Where is Tyson when you need him? In Heroes v. Villains he was there to tell Coach not to wear feathers to tribal and to do his Tai in private. Philip could use a guy like that right now. Having said that, can the producers report on Philip's words and deeds without the campy music? I believe they even switched on the hokey soundtrack when Philip was talking about his grandfather. It was a tad disrespectful.

I guess Dave isn't such a puzzle wiz after all? Grant beat him handily building the pyramid - and Mike looked to be ahead of him also. Was Sarita right? Does Dave freak out under pressure? That's good news for Matt.

Finally, after the first tribal, Jeff said to Zapatera as they were leaving that if you want to stay in the game you have to dig deep. Jeff uses that phrase a lot, but he really emphasized the words "dig deep" this time around. Is there a buried idol back at camp after all? 

The Facts of Life

We now know which class New York Times columnist, Gail Collins, had the most trouble with in High School: sex education.
For eons now, people have been wondering why the two sides can’t just join hands and agree to work together to reduce the number of abortions by expanding the availability of family-planning services and contraception.
The answer is that a large part of the anti-abortion community is also anti-contraception.
Beyond the science, there’s the fact that many social conservatives are simply opposed to giving women the ability to have sex without the possibility of procreation.

“Contraception helps reduce one’s sexual partner to just a sexual object since it renders sexual intercourse to be without any real commitments,” says Janet Smith, the author of “Contraception: Why Not.”

The reason this never comes up in the debates about reproductive rights in Washington is that it has no popular appeal. Abortion is controversial. Contraception isn’t. [Emphasis Added].
Wouldn’t birth control also give men the ability to have sex without the possibility of procreation? Sexual reproduction requires two parents – not one. Contraception doesn't just prevent women from procreating. Someone needs to explain to Ms. Collins the birds and the bees. Either that, or the same-sex marriage debate has her all confused.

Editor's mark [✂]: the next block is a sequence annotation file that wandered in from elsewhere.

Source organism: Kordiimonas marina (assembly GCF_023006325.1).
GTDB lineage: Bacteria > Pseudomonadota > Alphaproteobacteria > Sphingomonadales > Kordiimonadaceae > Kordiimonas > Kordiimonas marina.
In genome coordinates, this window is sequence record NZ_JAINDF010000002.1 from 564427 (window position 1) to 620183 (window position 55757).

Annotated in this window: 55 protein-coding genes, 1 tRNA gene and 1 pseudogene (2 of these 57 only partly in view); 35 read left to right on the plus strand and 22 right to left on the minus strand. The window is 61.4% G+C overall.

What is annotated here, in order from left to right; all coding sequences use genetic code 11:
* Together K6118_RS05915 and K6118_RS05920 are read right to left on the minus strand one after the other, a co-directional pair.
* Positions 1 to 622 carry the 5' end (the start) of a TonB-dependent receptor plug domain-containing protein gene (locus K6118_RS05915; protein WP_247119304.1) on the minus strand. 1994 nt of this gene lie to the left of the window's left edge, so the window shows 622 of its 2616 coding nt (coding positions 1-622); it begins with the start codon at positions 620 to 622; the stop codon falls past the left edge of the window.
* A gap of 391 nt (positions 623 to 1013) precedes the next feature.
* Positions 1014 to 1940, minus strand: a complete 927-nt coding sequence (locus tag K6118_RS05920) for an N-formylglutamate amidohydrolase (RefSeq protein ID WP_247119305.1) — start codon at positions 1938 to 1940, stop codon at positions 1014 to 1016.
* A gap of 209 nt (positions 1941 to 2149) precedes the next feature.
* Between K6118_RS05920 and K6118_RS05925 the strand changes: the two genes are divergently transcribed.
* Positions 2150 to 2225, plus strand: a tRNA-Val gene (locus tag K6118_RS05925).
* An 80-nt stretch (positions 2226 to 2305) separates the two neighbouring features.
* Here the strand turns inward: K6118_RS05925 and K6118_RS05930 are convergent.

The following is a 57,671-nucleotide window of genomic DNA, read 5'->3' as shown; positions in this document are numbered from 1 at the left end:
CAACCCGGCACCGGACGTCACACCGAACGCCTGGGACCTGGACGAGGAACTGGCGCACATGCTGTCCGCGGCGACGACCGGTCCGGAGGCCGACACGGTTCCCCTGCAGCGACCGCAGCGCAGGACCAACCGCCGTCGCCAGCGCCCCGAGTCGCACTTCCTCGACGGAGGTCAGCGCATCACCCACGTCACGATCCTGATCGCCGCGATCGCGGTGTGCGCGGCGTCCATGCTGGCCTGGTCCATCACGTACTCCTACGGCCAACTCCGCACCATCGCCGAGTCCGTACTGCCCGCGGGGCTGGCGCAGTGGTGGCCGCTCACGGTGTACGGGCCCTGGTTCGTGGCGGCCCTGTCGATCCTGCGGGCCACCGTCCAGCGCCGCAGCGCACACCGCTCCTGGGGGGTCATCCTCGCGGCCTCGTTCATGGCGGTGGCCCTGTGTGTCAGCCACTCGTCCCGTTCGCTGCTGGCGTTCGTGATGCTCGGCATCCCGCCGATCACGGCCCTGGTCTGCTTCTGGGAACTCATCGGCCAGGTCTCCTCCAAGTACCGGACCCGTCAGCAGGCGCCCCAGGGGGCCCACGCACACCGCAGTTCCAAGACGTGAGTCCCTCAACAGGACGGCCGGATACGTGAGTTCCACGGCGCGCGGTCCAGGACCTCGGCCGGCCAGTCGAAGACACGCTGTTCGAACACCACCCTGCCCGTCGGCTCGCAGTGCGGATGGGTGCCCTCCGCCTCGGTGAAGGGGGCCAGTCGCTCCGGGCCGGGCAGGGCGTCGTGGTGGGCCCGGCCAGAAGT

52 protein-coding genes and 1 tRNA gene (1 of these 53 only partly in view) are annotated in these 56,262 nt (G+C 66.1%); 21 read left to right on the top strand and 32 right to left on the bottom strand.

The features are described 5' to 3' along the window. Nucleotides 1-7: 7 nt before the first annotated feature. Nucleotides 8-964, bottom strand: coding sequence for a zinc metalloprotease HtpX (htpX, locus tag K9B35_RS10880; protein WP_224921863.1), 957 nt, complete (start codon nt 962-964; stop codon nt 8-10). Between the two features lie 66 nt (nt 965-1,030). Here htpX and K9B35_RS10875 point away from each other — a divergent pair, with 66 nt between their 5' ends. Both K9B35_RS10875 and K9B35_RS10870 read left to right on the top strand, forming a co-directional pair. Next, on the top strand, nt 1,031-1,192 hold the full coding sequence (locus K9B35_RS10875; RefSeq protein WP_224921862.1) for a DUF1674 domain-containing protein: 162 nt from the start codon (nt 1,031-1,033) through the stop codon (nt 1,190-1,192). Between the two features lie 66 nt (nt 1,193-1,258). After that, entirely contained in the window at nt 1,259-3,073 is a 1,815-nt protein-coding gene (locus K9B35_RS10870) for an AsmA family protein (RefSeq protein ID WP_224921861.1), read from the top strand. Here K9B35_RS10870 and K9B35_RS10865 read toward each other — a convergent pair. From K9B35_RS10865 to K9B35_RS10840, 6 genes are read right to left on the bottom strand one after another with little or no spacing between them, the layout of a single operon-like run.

Tuesday, April 12, 2011

Survivor: Redemption Island, Ep. 8 - Turn the Other Cheek

I guess Matt's presence of mind can only go so far. He exhibits nerves of steel in the duels (winning six in a row), and then he has a complete lapse when he re-enters the game. Telling every thought in his head to Andrea was imprudent. Confessing it all to Boston Rob was sheer lunacy. Matt, if your relationship with God dictates a certain course of action - follow that path. But, Mariano doesn't need to know every last detail. Your impolitic gameplay rivals (if not exceeds) Phillip's worst moments this season. You are not Job, your misfortune is your own creation. As Shii-Ann noted in All-Stars, you never want to incur "the wrath of Boston Rob." You messed with the primal forces of Survivor - you threatened the Robfather. Hopefully, you can make good use of your second stint in the penalty box and the third time's the charm. Then again, despite her promises, did Lucy ever let Charlie Brown kick the football?

Dave's admiration for the move Ometepe made at tribal council was interesting, but I'm not so sure he wasn't putting on a show. I think Dave was ingratiating himself with Rob, hoping he'd earn a little extra time in the game. Dave was saying: 'I get it. That was a great move. If you need help in blindsiding your own people later on, come to me. I can work with you.' What Dave might not realize is that Rob has been chucking out people like that since Day One... of All-Stars! He blind-sided Cesternino under the same exact circumstances! Mariano has to be the cleverest one on the beach. He will never work with Dave. Any collaboration would last about 18 hours.

Still, Dave seems to be in less immediate danger than Steve or Mike. The issue is: can they get Grant to flip? The preview shows that Grant might waver, but that smells like manufactured drama. If Survivor history is any guide, two or three Zapatera members will get the boot before the Ometepe alliance shows serious strain.

Natalie's win in the immunity challenge was very impressive. She's a dancer, so the task played to her strengths, but it was an excellent performance. The issue is whether she can take the pressure when Ometepe starts to dissolve. If one of her key allies (Boston Rob or Ashley) gets blind-sided, will she crumble without their support? Last season, Kelly S went to pieces under such circumstances, but I get the feeling Natalie might be stronger than that. In some ways, she reminds me of Jenna when she won Amazon - a young woman who lost her alliance, but persevered. Natalie is not the favorite, but she is climbing the list.

The show has focused on the men, but one gets the feeling that the Natalie-Ashley-Andrea triangle might determine this game. They all are athletic, and have already been involved in enough backstabbing that they might not hesitate in making an aggressive move once the males cannibalize each other. Andrea is still the outsider, but seems to have the wits to jump at the right moment. If she does not jump, she might be the one to convince the others that it is time to get rid of Mariano. I would have more confidence in them if they would display some interest in where their hidden immunity idol is. They must know by now that one of their own has it? Right?

So, expect some manufactured drama as Zapatera gets routinely picked off. Then, the fireworks will happen.

Friday, April 8, 2011

Survivor: Redemption Island, Ep. 7 - Rice Krispies